Dr Christopher Sainsbury

Dr Christopher Sainsbury

Senior Lecturer
School of Music

Room 504, ANU School of Music, Building 100, William Herbert Place


+61 2 6125 1228

BA (NRCAE), GradDipEd (UTS), MMus, PhD (Sydney)

Dr Christopher Sainsbury is an accomplished composer and a highly experienced music educator. He is also a guitarist, and a musician who is as much focussed on community as he is on industry. For some 35 years he has made a steady and sustained contribution to Australian music as a working composer in both professional and community music arenas. Some early premieres include by:  regional ensembles around Gosford City (his long time home) 1982 - 83, the Manly-Harboard big band at the Manly Jazz Festival 1985, and the Queensland Philharmonic Orchestra for the New Music and the Orchestra series at QPAC 1986.

His output ranges from solo instrumental works to children’s songs, jazz to folk, and chamber works to large orchestral works. He finds fun and meaning in it all, and at any level! His influences include the mid to late C20th Australian composer James Penberthy (Sculthorpe and Sitsky’s elder by 20 years), and musicians as widely varied as American bassist and composer Steve Swallow to German composer Hans Werner Henze. He is also influenced by jazz music and surf music, including Australian band Taman Shud.

Early on Sainsbury won the Young Australian Composer Award in 1986, the College Medal from the Northern Rivers College of Advanced Education (NRCAE) in 1986,[1] and was commissioned in 1988 by the Australian Chamber Orchestra for his Homage to TS Eliot. Later, in 1994 his incidental music for the play Aboriginal Protestors (directed by esteemed Indigenous director Noel Tovey) was featured at the Sydney Festival and the Weimar Festival, in 2002 his Concerto for Guitar written for Spanish virtuoso Jose Maria Gallardo Del Rey was commissioned for the Darwin International Guitar Festival 2002, and in 2004 his work My Eye Has Seen My Desire was toured by renowned Nederlands new music ensemble Duo Bosgraaf-Elias. In 2010 his orchestral work First Light won an international scores competition hosted and performed by the New England Philharmonic Orchestra, Boston, USA. The Boston Globe cited his music as being ‘cinematically tonal’ and ‘vivid’.

Sainsbury is a member of the Dharug nation (the Indigenous people of Sydney). He explores ways to sound his Australian Indigenous heritage, and draws upon sounds from his ‘aural homelands’ of Sydney and the Central Coast, referencing these in his music. This dovetails in well with his research focus on regional and community music. In 2015 he was the recipient of an Art Central Grant from Regional Development Australia (Central Coast) for Civic Melancholy and Brackish Songs. In 2016 he had commissions from Primal Dance Company for the modern ballet work Scar Tree (for the Sydney Fringe Festival and East Coast Tour), and also from former Senator Bob Brown to arrange The Earth Song (written by Brown) for community choir and for performance at Canberra Writer’s Festival 2016. In 2019 his regional narrative-based work Bark of thebidgee has been commissioned by the Canberra International Music Festival (CIMF).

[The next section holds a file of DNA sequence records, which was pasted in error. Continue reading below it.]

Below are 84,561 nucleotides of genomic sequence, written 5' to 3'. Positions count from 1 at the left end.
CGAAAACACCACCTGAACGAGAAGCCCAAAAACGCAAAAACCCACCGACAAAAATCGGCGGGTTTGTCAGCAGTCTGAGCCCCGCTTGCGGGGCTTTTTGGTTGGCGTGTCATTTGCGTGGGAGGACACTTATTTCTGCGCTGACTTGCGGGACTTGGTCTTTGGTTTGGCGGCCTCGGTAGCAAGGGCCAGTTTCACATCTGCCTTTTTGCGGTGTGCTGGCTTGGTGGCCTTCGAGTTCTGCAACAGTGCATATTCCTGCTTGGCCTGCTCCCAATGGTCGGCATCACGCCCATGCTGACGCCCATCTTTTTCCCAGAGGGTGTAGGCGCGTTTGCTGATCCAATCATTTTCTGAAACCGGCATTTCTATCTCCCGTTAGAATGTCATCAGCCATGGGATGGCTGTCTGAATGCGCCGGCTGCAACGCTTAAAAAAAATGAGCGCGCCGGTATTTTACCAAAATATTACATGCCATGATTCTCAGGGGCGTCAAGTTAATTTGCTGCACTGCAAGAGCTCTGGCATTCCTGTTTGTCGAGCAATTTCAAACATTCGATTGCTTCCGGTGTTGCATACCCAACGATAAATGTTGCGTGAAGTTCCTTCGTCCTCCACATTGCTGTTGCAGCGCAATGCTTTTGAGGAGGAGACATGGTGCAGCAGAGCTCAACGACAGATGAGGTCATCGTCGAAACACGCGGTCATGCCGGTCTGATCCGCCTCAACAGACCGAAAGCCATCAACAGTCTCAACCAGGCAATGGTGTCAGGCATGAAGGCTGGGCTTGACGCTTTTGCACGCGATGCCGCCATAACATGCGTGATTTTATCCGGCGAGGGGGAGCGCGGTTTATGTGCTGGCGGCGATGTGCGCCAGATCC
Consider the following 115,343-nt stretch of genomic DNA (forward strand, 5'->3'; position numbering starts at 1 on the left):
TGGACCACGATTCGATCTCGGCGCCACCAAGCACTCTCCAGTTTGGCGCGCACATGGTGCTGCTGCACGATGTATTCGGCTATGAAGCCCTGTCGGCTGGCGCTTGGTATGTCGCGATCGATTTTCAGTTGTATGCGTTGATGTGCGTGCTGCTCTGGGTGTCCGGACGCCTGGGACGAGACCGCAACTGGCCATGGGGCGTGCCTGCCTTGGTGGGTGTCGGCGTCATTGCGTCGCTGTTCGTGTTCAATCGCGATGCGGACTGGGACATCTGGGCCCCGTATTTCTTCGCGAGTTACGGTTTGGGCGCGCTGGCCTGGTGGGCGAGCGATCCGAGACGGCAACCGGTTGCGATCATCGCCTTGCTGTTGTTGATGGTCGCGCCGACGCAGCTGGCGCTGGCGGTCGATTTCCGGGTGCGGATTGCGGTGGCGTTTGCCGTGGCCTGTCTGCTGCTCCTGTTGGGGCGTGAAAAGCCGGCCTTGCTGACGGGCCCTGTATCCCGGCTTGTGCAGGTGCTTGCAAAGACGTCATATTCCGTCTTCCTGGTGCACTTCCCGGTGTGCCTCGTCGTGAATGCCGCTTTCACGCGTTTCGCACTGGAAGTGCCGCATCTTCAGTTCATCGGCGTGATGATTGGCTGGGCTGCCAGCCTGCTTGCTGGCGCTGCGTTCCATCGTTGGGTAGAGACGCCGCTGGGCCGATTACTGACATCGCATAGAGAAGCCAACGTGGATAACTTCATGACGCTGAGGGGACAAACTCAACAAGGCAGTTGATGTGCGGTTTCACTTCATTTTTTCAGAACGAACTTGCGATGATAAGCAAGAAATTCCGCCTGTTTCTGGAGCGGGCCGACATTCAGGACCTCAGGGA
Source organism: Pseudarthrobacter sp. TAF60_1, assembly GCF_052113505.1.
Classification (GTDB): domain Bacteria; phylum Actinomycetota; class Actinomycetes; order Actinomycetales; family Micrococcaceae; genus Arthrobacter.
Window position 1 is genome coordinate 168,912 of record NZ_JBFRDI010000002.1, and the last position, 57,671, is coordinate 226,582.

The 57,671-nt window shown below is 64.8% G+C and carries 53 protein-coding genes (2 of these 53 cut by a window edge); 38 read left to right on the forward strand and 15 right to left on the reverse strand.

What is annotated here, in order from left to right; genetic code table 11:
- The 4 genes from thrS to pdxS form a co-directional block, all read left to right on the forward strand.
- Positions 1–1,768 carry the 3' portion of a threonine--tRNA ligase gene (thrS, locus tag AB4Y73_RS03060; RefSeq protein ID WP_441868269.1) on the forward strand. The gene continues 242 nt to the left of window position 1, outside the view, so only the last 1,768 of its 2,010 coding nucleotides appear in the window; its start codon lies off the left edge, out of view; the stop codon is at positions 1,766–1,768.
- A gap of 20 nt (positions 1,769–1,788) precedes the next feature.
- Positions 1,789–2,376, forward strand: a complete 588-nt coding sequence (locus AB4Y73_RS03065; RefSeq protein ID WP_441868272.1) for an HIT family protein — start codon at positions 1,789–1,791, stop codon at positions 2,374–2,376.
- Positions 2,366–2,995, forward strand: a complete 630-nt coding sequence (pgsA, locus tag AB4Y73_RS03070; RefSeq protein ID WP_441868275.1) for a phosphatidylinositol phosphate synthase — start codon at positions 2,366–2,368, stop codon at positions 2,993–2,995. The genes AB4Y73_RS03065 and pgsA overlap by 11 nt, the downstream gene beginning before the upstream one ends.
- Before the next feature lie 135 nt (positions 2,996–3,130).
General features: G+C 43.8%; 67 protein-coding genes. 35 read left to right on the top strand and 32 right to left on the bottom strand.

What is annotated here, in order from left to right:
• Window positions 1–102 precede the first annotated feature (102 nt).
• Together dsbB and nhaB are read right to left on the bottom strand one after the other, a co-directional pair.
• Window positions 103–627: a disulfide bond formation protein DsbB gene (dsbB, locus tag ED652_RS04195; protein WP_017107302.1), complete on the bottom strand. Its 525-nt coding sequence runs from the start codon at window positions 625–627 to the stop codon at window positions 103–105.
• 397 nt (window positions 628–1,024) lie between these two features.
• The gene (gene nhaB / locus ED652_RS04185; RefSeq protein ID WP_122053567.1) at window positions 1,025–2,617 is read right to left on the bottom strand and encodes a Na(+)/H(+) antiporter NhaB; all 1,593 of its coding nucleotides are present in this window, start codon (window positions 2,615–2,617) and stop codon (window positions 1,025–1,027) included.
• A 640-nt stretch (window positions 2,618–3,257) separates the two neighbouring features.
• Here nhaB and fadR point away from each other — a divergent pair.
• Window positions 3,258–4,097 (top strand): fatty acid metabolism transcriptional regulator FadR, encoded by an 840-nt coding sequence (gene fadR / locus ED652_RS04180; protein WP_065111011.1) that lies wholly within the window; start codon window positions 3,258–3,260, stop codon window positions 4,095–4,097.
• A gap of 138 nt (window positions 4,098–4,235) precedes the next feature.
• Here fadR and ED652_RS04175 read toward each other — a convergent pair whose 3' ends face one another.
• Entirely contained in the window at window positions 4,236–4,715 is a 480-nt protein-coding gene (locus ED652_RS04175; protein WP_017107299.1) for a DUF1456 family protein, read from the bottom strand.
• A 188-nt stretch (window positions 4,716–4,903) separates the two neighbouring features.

Sainsbury previously held a full time position at Eora College—an Indigenous college in Sydney—where he was both a Music Teacher and/or Head of Arts and Media for 25 years, from 1990 - 2015. He has also taught at UTS and at Avondale College. His work with other Indigenous musicians has resulted in several major APRA grants 2016 – 2018 for the Indigenous Composer Initiative (now known as Ngarra-burria: First Peoples Composers) in which he works closely with Moogahlin Performing Arts Redfern.

In his long-term home of the Central Coast he was director of a large community choir for several years. He has also been musical director for many Aboriginal theatre and music events in Redfern including Sydney’s first Koorabaret in 1992. His own group ‘A Band Called Bouddi (1992 – 1996) performed his song cycle based on a lecture by Dr David Suzuki which was premiered at the UNSW Environmental Symposium 1994 where Suzuki was a guest speaker. He has performed his own compositions from his solo guitar CD Anima at venues in all the south-eastern states.

Scores and recordings of Christopher Sainsbury’s works are available from the Australian Music Centre, Wirripang, the National Library Australia, as well as his website www.sainsburymusic.com

[1] CAEs were one of the main training institutions for artists, media practitioners, teachers and many musicians in the 1970s and 1980s.  

Updated:  29 January 2019/Responsible Officer:  Head of School/Page Contact:  CASS Marketing & Communications